It is hard to find any other ideas that are as good as CJES, VIFL, or IMAX right now.
VIFL and CJES both provide compelling values right now. VIFL’s P/E of 18.88 is still too low for its growth rate, and CJES’s P/E of 7.66 is ridiculous.
VIFL is pressed on cobalt prices, but they are loaded up for the next several years (one reason the cash flow was drained last year). They are getting good deals occasionally from Nordion, below market price. One can only hope that their prior relationship allows these sorts of deals to occur. However, even if the capital injections required for the cobalt have a substantial effect on VIFL’s cash generation ability, they have so much buffer on their cash flow that VIFL will still beat the market five years from now.
The natural gas prices have me worried. At these rates, E&P companies are pulling their rigs from shale fields. CJES has an advantage in being located in oily plays, but as other fracking companies start pulling their fleets from gas rigs, they will increase the supply of frackers for oily plays. The extra competition may drive day rates lower.
I am continually worried about a supply glut coming in fracking fleets. That is the major concern with CJES. Like I said earlier, there is no sign of that happening yet, given Q3 margins, but the supply glut in natural gas may eventually trickle back to the frackers.
In order to get clarity on the situation, I will have to wait for the conference call. I am sure analysts will ask about this. I will need to hear what management is saying about possible oversupplies in frackers. If they do not guide down, I am likely to stick with this investment until the 10-Q numbers show some sort of warning sign.
I do not believe that CJES will turn completely down within the three month time period between conference calls. No major shift in a fundamental play like this happens that fast. The entire E&P industry couldn’t shift that fast. Could it?
Where would they shift to?
The obvious answer is that E&P’s are pouring more of their energy into international and deepwater markets. Which makes me lean towards NE or RIG or ESV or SDRL. Wow, I wish I had followed my gut on a RIG speculation at 39. It was trading at book value, with a positive cash flow, share repurchases, and a strong underlying trend. Now I do not feel that my margin of safety is so intact, though I still feel that the stock is going higher.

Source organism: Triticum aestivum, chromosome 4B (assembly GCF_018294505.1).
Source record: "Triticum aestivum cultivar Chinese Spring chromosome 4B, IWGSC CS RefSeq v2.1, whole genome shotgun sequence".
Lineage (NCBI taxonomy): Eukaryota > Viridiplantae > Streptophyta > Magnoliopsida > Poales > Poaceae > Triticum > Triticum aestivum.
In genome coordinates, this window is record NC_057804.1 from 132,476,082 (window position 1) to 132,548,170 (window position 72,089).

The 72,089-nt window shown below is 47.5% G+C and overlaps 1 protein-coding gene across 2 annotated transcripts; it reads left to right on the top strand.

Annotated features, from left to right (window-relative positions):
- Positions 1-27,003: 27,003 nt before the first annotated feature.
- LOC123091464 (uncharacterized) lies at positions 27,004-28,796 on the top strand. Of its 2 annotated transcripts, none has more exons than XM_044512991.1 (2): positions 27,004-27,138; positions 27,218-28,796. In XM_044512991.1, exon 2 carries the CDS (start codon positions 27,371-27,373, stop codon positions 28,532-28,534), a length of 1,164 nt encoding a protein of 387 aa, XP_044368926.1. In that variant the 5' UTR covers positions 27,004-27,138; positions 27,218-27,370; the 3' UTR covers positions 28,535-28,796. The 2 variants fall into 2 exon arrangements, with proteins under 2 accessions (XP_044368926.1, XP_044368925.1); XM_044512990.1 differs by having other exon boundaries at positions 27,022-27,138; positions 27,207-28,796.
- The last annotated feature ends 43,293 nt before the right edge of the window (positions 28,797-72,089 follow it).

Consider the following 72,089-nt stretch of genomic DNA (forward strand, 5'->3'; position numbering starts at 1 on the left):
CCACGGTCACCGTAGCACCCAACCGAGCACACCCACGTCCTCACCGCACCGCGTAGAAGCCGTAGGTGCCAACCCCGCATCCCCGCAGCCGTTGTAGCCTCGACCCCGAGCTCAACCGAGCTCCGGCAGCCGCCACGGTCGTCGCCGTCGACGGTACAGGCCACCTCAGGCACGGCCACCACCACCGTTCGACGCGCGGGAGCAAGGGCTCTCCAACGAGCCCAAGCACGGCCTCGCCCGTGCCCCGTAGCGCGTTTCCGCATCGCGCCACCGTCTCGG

HAL may be a better play right now. I feel that they are the most innovative in fracking techniques, and they are going to revolutionize fracking before any other company will. There may be some other smaller companies in this space that are being overlooked as well. But HAL is trading at a discount STILL because of its Macondo involvement. This cannot go on forever. Even if there was wrongdoing at HAL, it will not damage the reputation of HAL. Across the industry, it is still trusted. I need to research this more. The perception has been turning positive among some analysts. I need to decide whether or not to get shares before they get expensive.
IMAX may not provide an obvious discount anymore. If we use the income from a previous big year (2010) as a baseline for what they could do in 2012 (since they have many more theaters now, 2010 income should be lower than 2012), then we get a P/E of 28. Not exactly value investment numbers. That P/E was based on earnings that have the tax benefits backed out of them. I don’t think those tax benefits will be recurring, because 2010 was the first time I saw tax assets on the balance sheet, and IMAX used those immediately.
Is the margin of safety on IMAX gone? Where is my protection of downside risk? The stock is hovering near the top of the RSI – around 60.
But I can’t help thinking that the stock will trade up when the obvious big hits start hitting the screens. The market perception would have to get more positive when the major blockbusters hit the screens. Most of the move should be complete by summer.
Is it worth it to sit and wait?
How could I be wrong about IMAX? Will people really start shunning the more expensive IMAX theaters? Or, alternatively, do studios prefer to work with RealD rather than IMAX?
Just occurred to me that RealD might be a discount at current prices. It is way oversold, and has been for a long time. Star Wars 3D is coming out soon, and I believe it will be very successful. RealD did the 3D technology for this, and it derives its revenue from admissions-based licensing fees. Therefore, I believe that RealD will rake in a nice chunk of change from Star Wars.
RealD is trading SOO low right now. Its 6-month trailing P/E is 25.70. That is insane. And with the Disney movies, and Ghost Protocol, there must have been substantial revenues generated this last quarter.
I will have to come to a decision on this soon. Something will happen to the stock when it announces on Feb 1.